Here’s another problem – despite major strides toward a better understanding and awareness of the importance of mental health, having any sort of mental illness, from anxiety to substance use disorder, is still highly stigmatized around the world and across cultures. People living with a mental illness may experience prejudice and discrimination, especially if they live in communities which downplay the importance of mental health.

The mental healthcare system going virtual breaks down barriers for many of those who need it.

Right now, telehealth is bringing needed services to individuals while still allowing them to stay inside and distance from people. Beyond, it means essential treatment is now accessible for people who aren’t mobile due to financial or health reasons, or those 111 million people who live in areas that lack mental health services.

The expansion of telehealth services also means that those who come from backgrounds in which mental illness is highly stigmatized can get treatment without drawing too much attention to themselves from their family or community members. They can also skip that scary first step of physically going to a treatment center.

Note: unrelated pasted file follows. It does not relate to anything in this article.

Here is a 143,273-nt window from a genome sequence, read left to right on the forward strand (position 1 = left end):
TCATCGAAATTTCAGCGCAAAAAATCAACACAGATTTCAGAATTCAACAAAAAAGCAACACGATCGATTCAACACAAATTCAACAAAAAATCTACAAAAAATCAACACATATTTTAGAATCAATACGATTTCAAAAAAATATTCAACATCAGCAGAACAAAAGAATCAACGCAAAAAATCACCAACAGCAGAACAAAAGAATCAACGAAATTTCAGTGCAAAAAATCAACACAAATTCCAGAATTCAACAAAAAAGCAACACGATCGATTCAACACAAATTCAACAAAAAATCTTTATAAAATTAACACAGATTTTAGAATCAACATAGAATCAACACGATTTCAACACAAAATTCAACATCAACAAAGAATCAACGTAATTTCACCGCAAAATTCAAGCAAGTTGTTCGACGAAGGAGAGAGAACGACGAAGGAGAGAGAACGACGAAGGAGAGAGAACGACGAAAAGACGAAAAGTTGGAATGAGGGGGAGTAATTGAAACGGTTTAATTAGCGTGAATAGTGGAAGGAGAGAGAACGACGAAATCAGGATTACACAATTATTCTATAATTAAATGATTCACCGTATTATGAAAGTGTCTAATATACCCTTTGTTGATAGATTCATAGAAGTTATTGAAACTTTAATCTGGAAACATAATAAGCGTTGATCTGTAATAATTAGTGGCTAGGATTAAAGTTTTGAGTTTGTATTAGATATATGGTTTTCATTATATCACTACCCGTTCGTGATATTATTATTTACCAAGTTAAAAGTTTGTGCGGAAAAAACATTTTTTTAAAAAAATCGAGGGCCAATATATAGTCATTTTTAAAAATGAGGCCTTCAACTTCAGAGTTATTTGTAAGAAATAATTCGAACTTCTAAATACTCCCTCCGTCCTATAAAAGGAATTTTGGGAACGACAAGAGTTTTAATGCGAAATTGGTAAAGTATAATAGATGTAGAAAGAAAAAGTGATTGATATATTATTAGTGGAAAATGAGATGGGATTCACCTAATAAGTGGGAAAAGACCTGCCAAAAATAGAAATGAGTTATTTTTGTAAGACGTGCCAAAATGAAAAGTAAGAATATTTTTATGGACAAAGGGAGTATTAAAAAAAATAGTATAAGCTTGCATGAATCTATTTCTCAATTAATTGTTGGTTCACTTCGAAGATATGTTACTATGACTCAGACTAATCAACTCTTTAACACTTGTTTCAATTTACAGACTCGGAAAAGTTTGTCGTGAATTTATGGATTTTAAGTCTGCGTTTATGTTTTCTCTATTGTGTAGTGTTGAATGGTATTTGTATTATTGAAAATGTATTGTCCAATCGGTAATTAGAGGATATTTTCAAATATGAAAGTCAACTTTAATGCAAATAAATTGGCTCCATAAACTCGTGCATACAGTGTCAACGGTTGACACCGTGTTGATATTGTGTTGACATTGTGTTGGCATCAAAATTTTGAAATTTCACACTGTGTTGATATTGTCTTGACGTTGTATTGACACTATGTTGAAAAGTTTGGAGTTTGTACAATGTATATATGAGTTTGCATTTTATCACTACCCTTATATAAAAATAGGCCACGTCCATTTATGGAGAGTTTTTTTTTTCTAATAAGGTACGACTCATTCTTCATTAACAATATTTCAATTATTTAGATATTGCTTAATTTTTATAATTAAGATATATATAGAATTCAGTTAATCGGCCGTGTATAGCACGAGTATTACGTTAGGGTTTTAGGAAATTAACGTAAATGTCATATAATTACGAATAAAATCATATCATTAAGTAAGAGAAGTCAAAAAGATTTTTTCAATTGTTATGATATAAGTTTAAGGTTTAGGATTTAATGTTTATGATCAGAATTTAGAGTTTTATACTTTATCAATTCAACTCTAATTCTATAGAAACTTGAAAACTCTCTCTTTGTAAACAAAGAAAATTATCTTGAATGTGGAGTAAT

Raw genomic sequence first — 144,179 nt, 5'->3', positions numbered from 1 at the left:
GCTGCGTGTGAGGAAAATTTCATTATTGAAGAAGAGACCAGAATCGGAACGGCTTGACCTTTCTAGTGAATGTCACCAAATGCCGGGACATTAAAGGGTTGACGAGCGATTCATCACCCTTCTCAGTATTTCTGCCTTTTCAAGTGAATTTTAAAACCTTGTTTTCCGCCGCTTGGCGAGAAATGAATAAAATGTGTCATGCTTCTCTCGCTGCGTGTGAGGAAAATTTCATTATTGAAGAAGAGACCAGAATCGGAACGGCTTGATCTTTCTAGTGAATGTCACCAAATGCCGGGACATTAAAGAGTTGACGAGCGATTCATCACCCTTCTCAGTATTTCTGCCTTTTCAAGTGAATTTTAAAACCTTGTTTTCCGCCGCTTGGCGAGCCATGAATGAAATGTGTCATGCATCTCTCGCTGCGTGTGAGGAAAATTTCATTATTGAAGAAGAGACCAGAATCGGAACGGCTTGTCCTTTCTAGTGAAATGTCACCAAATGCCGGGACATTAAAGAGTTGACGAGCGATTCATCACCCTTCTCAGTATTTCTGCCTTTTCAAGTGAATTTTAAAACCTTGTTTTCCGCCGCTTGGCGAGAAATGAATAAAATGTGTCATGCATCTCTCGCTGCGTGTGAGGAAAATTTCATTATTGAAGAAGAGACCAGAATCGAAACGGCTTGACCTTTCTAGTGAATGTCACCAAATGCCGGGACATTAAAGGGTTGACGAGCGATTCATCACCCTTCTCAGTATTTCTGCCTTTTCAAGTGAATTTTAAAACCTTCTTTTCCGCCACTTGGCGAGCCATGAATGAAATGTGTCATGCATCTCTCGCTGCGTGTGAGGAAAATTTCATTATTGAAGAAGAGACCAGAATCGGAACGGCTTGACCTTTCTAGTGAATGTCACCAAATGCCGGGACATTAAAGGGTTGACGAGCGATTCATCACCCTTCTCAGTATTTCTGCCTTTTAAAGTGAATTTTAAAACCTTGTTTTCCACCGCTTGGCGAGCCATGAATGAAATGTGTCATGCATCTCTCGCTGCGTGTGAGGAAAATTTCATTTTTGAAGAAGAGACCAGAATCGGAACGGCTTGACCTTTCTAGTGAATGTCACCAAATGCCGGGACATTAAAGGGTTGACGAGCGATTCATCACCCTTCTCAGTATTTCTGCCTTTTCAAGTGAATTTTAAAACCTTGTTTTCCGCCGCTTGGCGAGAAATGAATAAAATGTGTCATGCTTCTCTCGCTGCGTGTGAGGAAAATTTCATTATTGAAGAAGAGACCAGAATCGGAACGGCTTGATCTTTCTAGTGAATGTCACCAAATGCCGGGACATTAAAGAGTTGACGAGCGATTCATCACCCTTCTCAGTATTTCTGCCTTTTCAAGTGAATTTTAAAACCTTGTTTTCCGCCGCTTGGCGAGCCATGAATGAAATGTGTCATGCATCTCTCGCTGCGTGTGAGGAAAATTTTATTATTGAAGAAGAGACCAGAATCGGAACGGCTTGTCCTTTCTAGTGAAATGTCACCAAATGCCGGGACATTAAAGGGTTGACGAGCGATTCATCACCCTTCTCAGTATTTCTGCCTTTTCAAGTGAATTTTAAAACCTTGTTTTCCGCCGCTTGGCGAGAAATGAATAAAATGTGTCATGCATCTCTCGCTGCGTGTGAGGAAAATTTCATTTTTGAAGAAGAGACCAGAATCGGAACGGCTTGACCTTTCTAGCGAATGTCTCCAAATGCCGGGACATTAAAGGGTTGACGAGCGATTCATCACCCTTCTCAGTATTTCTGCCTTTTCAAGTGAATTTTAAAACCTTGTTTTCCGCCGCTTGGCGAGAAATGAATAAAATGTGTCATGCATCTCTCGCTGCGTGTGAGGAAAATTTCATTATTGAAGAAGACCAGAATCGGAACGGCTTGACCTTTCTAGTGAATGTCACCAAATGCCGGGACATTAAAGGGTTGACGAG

Telehealth isn’t the ultimate answer to the mental health crisis America is about to face, especially since there are still technologically-poor populations who need our help. However, it is a big step forward in terms of accessibility, and The Council will continue to take whatever actions necessary to serve people struggling with substance use.

We’re seeing telehealth’s positive impact right here at The Council.

“Telehealth services have provided a unique opportunity for social interaction and normalcy during an otherwise traumatic, solitary collective experience,” says Jaimee Martinez, case manager for the Cradles program at The Council. “The feedback I had previously gotten from clients regarding in-person classes was that they enjoyed the secondary benefits of having some time to themselves to grow, learn and take a breather. I am finding this to be true with virtual classes as well.”

If you or a loved one need help with substance use or a co-occurring mental health disorder, contact us here or call us at 713.914.0556. Click here to learn more about our telehealth services.